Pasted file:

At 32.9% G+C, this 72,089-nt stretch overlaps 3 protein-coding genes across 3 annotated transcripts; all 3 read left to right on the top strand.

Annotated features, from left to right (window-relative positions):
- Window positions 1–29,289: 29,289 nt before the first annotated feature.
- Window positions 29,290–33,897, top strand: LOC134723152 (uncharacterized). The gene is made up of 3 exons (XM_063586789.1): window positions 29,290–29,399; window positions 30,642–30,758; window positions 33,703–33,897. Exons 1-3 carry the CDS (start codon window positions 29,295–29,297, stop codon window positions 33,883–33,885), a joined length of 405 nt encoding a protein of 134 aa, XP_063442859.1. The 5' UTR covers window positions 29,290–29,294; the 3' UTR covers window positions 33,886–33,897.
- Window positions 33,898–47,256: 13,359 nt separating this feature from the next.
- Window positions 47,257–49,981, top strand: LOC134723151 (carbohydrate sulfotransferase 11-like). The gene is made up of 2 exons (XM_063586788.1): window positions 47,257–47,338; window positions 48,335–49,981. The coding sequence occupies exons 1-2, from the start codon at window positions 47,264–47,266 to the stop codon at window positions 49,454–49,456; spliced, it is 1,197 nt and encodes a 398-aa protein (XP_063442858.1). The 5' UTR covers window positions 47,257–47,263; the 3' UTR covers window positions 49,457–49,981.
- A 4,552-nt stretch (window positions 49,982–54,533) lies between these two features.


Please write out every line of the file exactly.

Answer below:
At 32.9% G+C, this 72,089-nt stretch overlaps 3 protein-coding genes across 3 annotated transcripts; all 3 read left to right on the top strand.

Annotated features, from left to right (window-relative positions):
- Window positions 1–29,289: 29,289 nt before the first annotated feature.
- Window positions 29,290–33,897, top strand: LOC134723152 (uncharacterized). The gene is made up of 3 exons (XM_063586789.1): window positions 29,290–29,399; window positions 30,642–30,758; window positions 33,703–33,897. Exons 1-3 carry the CDS (start codon window positions 29,295–29,297, stop codon window positions 33,883–33,885), a joined length of 405 nt encoding a protein of 134 aa, XP_063442859.1. The 5' UTR covers window positions 29,290–29,294; the 3' UTR covers window positions 33,886–33,897.
- Window positions 33,898–47,256: 13,359 nt separating this feature from the next.
- Window positions 47,257–49,981, top strand: LOC134723151 (carbohydrate sulfotransferase 11-like). The gene is made up of 2 exons (XM_063586788.1): window positions 47,257–47,338; window positions 48,335–49,981. The coding sequence occupies exons 1-2, from the start codon at window positions 47,264–47,266 to the stop codon at window positions 49,454–49,456; spliced, it is 1,197 nt and encodes a 398-aa protein (XP_063442858.1). The 5' UTR covers window positions 47,257–47,263; the 3' UTR covers window positions 49,457–49,981.
- A 4,552-nt stretch (window positions 49,982–54,533) lies between these two features.